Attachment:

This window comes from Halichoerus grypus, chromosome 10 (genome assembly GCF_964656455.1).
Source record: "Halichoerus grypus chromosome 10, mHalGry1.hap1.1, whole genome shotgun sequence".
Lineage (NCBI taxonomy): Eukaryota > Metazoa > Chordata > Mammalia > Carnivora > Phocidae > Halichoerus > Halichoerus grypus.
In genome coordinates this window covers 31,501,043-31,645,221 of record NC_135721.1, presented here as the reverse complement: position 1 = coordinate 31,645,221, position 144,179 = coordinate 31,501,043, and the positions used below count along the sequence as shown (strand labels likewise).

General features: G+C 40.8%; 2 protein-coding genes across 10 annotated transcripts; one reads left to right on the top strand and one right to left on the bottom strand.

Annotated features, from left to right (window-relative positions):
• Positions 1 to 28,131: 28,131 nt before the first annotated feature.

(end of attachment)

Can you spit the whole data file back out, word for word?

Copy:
This window comes from Halichoerus grypus, chromosome 10 (genome assembly GCF_964656455.1).
Source record: "Halichoerus grypus chromosome 10, mHalGry1.hap1.1, whole genome shotgun sequence".
Lineage (NCBI taxonomy): Eukaryota > Metazoa > Chordata > Mammalia > Carnivora > Phocidae > Halichoerus > Halichoerus grypus.
In genome coordinates this window covers 31,501,043-31,645,221 of record NC_135721.1, presented here as the reverse complement: position 1 = coordinate 31,645,221, position 144,179 = coordinate 31,501,043, and the positions used below count along the sequence as shown (strand labels likewise).

General features: G+C 40.8%; 2 protein-coding genes across 10 annotated transcripts; one reads left to right on the top strand and one right to left on the bottom strand.

Annotated features, from left to right (window-relative positions):
• Positions 1 to 28,131: 28,131 nt before the first annotated feature.